“Wait for Us to Fail, Then Vote BNP!”
The Conservative Hidden Agenda?
By Sean Gabb
(28th April 2010)
Additional Comment, 13th August 2017: I have just found this while tidying up some of the older posts on my website. Except I assure you the conversation took place, and took place more or less as I describe it, the account is as bizarre and unlikely as anything I have written. I was unable to explain its meaning in my first comment, made a week before the 2010 General Election. More than a decade later, I am still scratching my head. Continue reading
Brexit: What Could It Mean?
Andy Duncan (Honorary Vice-President of Mises UK)
A Speech Delivered in May 2017 at the 5th Austrian School Conference of Mises Brasil
Today, I wish to discuss three related topics, how they fit together, and how we can use them to help create a freer world. These topics consist of historicism, the notion that historic destiny dominates free will; the original formation of ancient states, and what this tells us about modern states; and secession, and how this relates to Brexit and to other freedom movements around the world.
In Thomas More’s ‘Utopia’, in Karl Marx’s ‘Das Kapital’, and most recently in Francis Fukuyama’s ‘The End of History and the Last Man’, there exists a constant idea from the left that ‘history’ exists as a living entity outside the lives of men, women, and children. This concept, in a nutshell, forms historicism. Continue reading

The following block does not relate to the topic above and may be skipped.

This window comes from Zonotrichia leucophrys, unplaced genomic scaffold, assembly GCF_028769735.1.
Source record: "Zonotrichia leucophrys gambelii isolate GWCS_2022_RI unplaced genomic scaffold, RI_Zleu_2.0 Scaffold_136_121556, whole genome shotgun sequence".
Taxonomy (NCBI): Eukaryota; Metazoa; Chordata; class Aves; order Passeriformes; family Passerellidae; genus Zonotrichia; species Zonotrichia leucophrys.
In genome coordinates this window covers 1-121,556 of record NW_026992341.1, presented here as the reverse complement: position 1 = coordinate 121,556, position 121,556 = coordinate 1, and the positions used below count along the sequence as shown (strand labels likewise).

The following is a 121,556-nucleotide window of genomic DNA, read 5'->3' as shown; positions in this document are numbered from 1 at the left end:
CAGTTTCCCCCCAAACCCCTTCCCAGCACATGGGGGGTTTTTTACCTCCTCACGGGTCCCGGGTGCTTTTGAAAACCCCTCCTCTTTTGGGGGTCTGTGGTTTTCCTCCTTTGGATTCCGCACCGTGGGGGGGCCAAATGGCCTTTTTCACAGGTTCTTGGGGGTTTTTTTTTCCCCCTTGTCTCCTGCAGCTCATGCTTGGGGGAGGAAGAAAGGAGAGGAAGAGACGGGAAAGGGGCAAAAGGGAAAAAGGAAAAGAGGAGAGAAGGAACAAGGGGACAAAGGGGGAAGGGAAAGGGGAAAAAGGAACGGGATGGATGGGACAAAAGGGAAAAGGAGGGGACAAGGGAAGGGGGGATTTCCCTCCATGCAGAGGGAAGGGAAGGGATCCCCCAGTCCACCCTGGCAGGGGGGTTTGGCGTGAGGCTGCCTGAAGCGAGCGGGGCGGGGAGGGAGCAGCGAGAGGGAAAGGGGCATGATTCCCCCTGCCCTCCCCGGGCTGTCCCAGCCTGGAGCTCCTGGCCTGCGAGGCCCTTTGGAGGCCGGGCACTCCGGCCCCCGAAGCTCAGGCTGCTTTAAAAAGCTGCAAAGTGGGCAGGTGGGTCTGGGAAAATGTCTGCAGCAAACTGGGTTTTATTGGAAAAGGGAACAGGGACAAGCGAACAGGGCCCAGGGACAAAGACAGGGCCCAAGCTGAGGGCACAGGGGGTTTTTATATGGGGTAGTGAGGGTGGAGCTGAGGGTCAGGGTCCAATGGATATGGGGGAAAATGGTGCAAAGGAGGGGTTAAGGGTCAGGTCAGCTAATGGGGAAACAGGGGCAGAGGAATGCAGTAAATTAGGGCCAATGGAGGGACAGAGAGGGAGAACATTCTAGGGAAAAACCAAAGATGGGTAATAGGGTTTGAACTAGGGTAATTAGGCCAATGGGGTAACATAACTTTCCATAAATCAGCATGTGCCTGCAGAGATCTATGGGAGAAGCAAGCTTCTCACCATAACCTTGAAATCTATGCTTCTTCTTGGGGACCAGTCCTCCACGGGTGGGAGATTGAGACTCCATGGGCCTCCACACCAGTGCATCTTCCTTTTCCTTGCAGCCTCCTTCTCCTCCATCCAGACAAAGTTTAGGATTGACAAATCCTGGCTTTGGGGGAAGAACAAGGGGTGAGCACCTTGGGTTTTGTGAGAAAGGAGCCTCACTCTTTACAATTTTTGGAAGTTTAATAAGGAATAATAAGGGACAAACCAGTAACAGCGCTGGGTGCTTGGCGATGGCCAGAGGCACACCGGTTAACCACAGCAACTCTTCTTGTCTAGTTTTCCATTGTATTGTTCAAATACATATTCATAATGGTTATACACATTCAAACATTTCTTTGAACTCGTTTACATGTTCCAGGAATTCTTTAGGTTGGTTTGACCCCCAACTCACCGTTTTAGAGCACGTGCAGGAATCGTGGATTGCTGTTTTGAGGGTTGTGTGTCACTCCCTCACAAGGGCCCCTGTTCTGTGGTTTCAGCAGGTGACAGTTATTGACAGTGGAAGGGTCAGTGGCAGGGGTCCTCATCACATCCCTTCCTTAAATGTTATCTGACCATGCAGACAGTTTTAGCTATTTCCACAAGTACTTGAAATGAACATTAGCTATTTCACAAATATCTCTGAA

It has been a fun time for proponents of independence and decentralization throughout the world. Most liberty conservatives that I’ve seen are struggling not to overdose on liberal tears in the wake of the historic Brexit vote. The great Nigel Farage, the iconoclastic Ron Paul-inspired leader of the United Kingdom Independence Party (UKIP), has quite the feather in his cap after being one of the primary orchestrators of this huge political blow against the European Union.
Sadly, it doesn’t seem like we have anything to be nearly as excited over in jolly old America. Liberty conservatives have had their hopes dashed, for the most part, during the 2016 Presidential race. Of course, there are a good handful of liberty-minded folks who support Trump for President, supported Cruz for President, or went a different way this year. But I think it is fair to say that the lion’s share of liberty conservatives were firmly behind Rand Paul. His underwhelming campaign was like to a punch in the gut for those of us who had put our hopes into him. Continue reading
Note: This article, from Breitbart London, seems to support the view that the upcoming EU referendum will serve no useful purpose beyond exposing who is on our side and who is not. We will not leave the “European Union”, however fictitious an entity it may be, and all that it entails whether we vote to leave or to remain in. I wrote something on the issue in a similar vein on 24th February and Sean Gabb did so on 25th February. I do encourage our readers not to take the words of men like Boris Johnson, Michael Gove, and Michael Howard, at face value. KM.
Writing in his column in the Mail on Sunday today, Peter Hitchens is perhaps the first non-Breitbart journalist to pick up on the fact that ‘Vote Leave‘ – run by Conservative Party figures Dominic Cummings and Matthew Elliott – don’t really want to leave the European Union.
Breitbart London has covered this at length previously, with the reporting culminating in a Twitter spat between UK Independence Party leader Nigel Farage and Vote Leave spokesman Daniel Hannan whereby the former challenged the latter on the idea of a double referendum.